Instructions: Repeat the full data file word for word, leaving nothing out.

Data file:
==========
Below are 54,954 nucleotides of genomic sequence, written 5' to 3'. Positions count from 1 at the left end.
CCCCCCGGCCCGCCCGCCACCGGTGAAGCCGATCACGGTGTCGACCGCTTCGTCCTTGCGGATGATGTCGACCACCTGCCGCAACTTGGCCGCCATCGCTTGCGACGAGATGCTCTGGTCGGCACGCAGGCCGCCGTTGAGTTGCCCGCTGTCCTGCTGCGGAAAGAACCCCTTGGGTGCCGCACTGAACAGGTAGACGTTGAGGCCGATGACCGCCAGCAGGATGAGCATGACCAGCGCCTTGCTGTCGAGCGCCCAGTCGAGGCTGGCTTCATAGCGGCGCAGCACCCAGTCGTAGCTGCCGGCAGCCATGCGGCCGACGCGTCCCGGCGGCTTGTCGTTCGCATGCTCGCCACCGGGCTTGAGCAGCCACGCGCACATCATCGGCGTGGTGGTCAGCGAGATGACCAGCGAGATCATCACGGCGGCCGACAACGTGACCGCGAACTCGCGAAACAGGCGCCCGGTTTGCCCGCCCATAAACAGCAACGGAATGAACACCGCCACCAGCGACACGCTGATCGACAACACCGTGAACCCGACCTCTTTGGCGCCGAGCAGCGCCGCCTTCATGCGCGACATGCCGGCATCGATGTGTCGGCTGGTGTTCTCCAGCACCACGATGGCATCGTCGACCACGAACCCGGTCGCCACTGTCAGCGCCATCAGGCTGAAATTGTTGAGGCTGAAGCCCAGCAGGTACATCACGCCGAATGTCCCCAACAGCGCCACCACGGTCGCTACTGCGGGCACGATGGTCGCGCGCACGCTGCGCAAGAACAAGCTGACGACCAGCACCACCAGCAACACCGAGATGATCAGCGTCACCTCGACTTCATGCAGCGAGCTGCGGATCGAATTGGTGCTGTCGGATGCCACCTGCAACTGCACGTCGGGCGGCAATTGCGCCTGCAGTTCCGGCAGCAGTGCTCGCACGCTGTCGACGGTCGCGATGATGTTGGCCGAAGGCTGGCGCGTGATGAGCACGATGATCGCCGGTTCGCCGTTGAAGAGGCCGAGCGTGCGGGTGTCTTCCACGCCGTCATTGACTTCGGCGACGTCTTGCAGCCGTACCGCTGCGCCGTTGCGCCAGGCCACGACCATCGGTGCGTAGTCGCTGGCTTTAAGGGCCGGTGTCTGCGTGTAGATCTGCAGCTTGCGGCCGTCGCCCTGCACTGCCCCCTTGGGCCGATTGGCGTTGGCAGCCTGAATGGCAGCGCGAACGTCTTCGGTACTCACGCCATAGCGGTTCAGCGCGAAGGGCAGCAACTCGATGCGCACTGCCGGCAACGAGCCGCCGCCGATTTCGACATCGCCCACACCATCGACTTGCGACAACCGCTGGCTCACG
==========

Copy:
Below are 54,954 nucleotides of genomic sequence, written 5' to 3'. Positions count from 1 at the left end.
CCCCCCGGCCCGCCCGCCACCGGTGAAGCCGATCACGGTGTCGACCGCTTCGTCCTTGCGGATGATGTCGACCACCTGCCGCAACTTGGCCGCCATCGCTTGCGACGAGATGCTCTGGTCGGCACGCAGGCCGCCGTTGAGTTGCCCGCTGTCCTGCTGCGGAAAGAACCCCTTGGGTGCCGCACTGAACAGGTAGACGTTGAGGCCGATGACCGCCAGCAGGATGAGCATGACCAGCGCCTTGCTGTCGAGCGCCCAGTCGAGGCTGGCTTCATAGCGGCGCAGCACCCAGTCGTAGCTGCCGGCAGCCATGCGGCCGACGCGTCCCGGCGGCTTGTCGTTCGCATGCTCGCCACCGGGCTTGAGCAGCCACGCGCACATCATCGGCGTGGTGGTCAGCGAGATGACCAGCGAGATCATCACGGCGGCCGACAACGTGACCGCGAACTCGCGAAACAGGCGCCCGGTTTGCCCGCCCATAAACAGCAACGGAATGAACACCGCCACCAGCGACACGCTGATCGACAACACCGTGAACCCGACCTCTTTGGCGCCGAGCAGCGCCGCCTTCATGCGCGACATGCCGGCATCGATGTGTCGGCTGGTGTTCTCCAGCACCACGATGGCATCGTCGACCACGAACCCGGTCGCCACTGTCAGCGCCATCAGGCTGAAATTGTTGAGGCTGAAGCCCAGCAGGTACATCACGCCGAATGTCCCCAACAGCGCCACCACGGTCGCTACTGCGGGCACGATGGTCGCGCGCACGCTGCGCAAGAACAAGCTGACGACCAGCACCACCAGCAACACCGAGATGATCAGCGTCACCTCGACTTCATGCAGCGAGCTGCGGATCGAATTGGTGCTGTCGGATGCCACCTGCAACTGCACGTCGGGCGGCAATTGCGCCTGCAGTTCCGGCAGCAGTGCTCGCACGCTGTCGACGGTCGCGATGATGTTGGCCGAAGGCTGGCGCGTGATGAGCACGATGATCGCCGGTTCGCCGTTGAAGAGGCCGAGCGTGCGGGTGTCTTCCACGCCGTCATTGACTTCGGCGACGTCTTGCAGCCGTACCGCTGCGCCGTTGCGCCAGGCCACGACCATCGGTGCGTAGTCGCTGGCTTTAAGGGCCGGTGTCTGCGTGTAGATCTGCAGCTTGCGGCCGTCGCCCTGCACTGCCCCCTTGGGCCGATTGGCGTTGGCAGCCTGAATGGCAGCGCGAACGTCTTCGGTACTCACGCCATAGCGGTTCAGCGCGAAGGGCAGCAACTCGATGCGCACTGCCGGCAACGAGCCGCCGCCGATTTCGACATCGCCCACACCATCGACTTGCGACAACCGCTGGCTCACG